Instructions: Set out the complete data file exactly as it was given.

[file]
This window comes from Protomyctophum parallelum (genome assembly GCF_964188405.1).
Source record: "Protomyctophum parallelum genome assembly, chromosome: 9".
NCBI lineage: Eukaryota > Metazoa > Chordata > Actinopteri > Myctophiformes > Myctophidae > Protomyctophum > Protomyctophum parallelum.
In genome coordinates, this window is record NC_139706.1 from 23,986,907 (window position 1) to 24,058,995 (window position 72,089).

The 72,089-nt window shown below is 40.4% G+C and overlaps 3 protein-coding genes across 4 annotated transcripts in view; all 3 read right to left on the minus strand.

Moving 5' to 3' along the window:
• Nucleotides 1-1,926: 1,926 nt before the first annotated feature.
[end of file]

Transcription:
This window comes from Protomyctophum parallelum (genome assembly GCF_964188405.1).
Source record: "Protomyctophum parallelum genome assembly, chromosome: 9".
NCBI lineage: Eukaryota > Metazoa > Chordata > Actinopteri > Myctophiformes > Myctophidae > Protomyctophum > Protomyctophum parallelum.
In genome coordinates, this window is record NC_139706.1 from 23,986,907 (window position 1) to 24,058,995 (window position 72,089).

The 72,089-nt window shown below is 40.4% G+C and overlaps 3 protein-coding genes across 4 annotated transcripts in view; all 3 read right to left on the minus strand.

Moving 5' to 3' along the window:
• Nucleotides 1-1,926: 1,926 nt before the first annotated feature.